To add your Dropout layer, add the following code to the next cell:

from keras.layers import Dropout

classifier = Sequential()
classifier.add(Dense(9, kernel_initializer = "uniform", activation = "relu", input_dim=18))
classifier.add(Dropout(rate = 0.1))
classifier.add(Dense(1, kernel_initializer = "uniform", activation = "sigmoid"))
classifier.compile(optimizer= "adam",loss = "binary_crossentropy",metrics = ["accuracy"])

You have added a Dropout layer between the input and output layer. Having set a dropout rate of 0.1 means that during the training process 15 of the neurons will deactivate so that the classifier doesn’t overfit on the training set. After adding the Dropout and output layers you then compiled the classifier as you have done previously.

You worked to fight over-fitting in this step with a Dropout layer. Next, you’ll work on further improving the model by tuning the parameters you used while creating the model.

Step 10 — Hyperparameter Tuning

Grid search is a technique that you can use to experiment with different model parameters in order to obtain the ones that give you the best accuracy. The technique does this by trying different parameters and returning those that give the best results. You’ll use grid search to search for the best parameters for your deep learning model. This will help in improving model accuracy. scikit-learn provides the GridSearchCV function to enable this functionality. You will now proceed to modify the make_classifierfunction to try out different parameters.

Add this code to your notebook to modify the make_classifier function so you can test out different optimizer functions:

from sklearn.model_selection import GridSearchCV
def make_classifier(optimizer):
    classifier = Sequential()
    classifier.add(Dense(9, kernel_initializer = "uniform", activation = "relu", input_dim=18))
    classifier.add(Dense(1, kernel_initializer = "uniform", activation = "sigmoid"))
    classifier.compile(optimizer= optimizer,loss = "binary_crossentropy",metrics = ["accuracy"])
    return classifier

You have started by importing GridSearchCV. You have then made changes to the make_classifierfunction so that you can try different optimizers. You’ve initialized the classifier, added the input and output layer, and then compiled the classifier. Finally, you have returned the classifier so you can use it.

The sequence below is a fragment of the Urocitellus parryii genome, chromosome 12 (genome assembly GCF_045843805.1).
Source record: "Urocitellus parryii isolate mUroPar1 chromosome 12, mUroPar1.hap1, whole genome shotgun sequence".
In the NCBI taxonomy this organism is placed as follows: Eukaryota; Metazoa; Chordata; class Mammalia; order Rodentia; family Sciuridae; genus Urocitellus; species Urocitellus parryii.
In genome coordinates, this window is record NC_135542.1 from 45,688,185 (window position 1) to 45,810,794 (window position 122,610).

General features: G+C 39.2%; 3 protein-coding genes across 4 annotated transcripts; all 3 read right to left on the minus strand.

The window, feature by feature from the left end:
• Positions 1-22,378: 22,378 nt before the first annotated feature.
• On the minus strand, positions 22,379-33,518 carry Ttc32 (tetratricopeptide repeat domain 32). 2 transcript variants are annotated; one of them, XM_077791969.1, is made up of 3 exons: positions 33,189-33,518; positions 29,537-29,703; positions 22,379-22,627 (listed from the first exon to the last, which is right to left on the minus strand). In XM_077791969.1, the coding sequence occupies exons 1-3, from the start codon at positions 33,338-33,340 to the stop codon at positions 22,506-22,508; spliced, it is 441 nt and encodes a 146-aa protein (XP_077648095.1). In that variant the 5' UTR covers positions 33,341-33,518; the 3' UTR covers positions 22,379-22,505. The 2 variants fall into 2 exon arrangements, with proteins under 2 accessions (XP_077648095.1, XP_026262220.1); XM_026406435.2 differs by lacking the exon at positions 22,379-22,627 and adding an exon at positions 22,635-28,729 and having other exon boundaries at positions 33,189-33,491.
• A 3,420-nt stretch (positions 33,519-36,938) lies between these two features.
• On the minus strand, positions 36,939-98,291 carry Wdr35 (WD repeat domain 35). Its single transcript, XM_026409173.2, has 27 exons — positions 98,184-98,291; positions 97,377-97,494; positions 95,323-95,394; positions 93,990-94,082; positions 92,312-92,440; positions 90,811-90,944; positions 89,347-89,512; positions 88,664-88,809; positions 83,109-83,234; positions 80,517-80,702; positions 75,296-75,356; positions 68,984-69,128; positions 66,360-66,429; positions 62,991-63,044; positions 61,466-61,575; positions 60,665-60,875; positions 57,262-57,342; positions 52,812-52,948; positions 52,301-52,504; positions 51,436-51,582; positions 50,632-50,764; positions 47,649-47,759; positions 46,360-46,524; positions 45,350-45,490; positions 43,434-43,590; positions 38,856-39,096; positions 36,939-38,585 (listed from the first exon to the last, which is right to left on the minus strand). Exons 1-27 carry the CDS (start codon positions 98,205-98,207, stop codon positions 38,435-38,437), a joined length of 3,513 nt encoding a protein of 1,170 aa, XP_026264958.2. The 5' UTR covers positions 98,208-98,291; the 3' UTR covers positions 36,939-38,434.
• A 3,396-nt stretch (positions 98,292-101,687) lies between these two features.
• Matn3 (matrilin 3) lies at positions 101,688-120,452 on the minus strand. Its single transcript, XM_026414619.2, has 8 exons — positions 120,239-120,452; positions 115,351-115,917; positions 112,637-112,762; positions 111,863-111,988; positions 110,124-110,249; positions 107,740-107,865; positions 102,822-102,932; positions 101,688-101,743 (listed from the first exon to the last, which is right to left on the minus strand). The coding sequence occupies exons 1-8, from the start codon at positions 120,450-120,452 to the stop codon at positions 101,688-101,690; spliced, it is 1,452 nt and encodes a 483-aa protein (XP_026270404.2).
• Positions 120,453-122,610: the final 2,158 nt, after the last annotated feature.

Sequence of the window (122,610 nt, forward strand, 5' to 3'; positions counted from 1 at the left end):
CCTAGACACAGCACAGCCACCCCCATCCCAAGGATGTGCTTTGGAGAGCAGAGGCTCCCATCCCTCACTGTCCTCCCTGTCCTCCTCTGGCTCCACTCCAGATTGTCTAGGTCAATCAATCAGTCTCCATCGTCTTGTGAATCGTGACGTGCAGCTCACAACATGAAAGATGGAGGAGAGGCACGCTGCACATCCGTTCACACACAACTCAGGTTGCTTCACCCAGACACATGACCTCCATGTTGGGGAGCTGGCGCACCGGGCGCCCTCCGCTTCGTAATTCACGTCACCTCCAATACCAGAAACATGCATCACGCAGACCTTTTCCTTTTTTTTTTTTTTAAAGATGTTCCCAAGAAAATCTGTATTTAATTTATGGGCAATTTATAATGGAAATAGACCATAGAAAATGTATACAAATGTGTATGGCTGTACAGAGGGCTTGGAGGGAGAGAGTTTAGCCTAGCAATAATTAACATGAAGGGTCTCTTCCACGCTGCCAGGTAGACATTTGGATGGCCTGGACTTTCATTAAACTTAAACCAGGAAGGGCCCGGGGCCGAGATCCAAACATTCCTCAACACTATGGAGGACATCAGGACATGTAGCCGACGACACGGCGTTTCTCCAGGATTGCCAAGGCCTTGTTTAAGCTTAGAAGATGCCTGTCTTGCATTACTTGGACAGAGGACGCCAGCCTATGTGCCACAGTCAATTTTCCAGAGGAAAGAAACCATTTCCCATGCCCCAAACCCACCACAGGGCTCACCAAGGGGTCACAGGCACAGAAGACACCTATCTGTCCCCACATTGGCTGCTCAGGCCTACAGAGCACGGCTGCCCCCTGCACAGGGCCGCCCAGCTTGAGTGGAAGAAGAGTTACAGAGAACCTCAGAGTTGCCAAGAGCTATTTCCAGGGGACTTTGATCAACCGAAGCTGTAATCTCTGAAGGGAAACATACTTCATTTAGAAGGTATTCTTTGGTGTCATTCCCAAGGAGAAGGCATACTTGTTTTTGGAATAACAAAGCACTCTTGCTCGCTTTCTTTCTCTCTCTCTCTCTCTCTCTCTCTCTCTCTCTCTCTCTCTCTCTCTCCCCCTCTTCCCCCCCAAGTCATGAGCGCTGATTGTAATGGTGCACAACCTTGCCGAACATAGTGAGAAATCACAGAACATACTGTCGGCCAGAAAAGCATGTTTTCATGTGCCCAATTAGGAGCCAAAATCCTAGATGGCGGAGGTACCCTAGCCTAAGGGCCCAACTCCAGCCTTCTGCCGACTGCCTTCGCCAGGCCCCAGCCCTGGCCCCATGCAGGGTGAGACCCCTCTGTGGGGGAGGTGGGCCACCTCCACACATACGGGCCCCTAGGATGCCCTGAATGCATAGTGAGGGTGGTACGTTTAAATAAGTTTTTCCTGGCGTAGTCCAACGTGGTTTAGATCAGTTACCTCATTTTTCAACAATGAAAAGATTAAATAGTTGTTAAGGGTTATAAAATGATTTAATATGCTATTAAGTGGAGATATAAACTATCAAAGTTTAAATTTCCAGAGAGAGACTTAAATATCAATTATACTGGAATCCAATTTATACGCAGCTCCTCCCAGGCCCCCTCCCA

Like in step 4, insert this line of code to define the classifier:

classifier = KerasClassifier(build_fn = make_classifier)

You’ve defined the classifier using the KerasClassifier, which expects a function through the build_fnparameter. You have called the KerasClassifier and passed the make_classifier function that you created earlier.

You will now proceed to set a couple of parameters that you wish to experiment with. Enter this code into a cell and run:

params = {

Here you have added different batch sizes, number of epochs, and different types of optimizer functions.

For a small dataset like yours, a batch size of between 20–35 is good. For large datasets its important to experiment with larger batch sizes. Using low numbers for the number of epochs ensures that you get results within a short period. However, you can experiment with bigger numbers that will take a while to complete depending on the processing speed of your server. The adam and rmsprop optimizers from keras are a good choice for this type of neural network.

Now you’re going to use the different parameters you have defined to search for the best parameters using the GridSearchCV function. Enter this into the next cell and run it:

grid_search = GridSearchCV(estimator=classifier,

The grid search function expects the following parameters:

  • estimator: the classifier that you’re using.
  • param_grid: the set of parameters that you’re going to test.
  • scoring: the metric you’re using.
  • cv: the number of folds you’ll test on.

Next, you fit this grid_search to your training dataset:

grid_search =,y_train)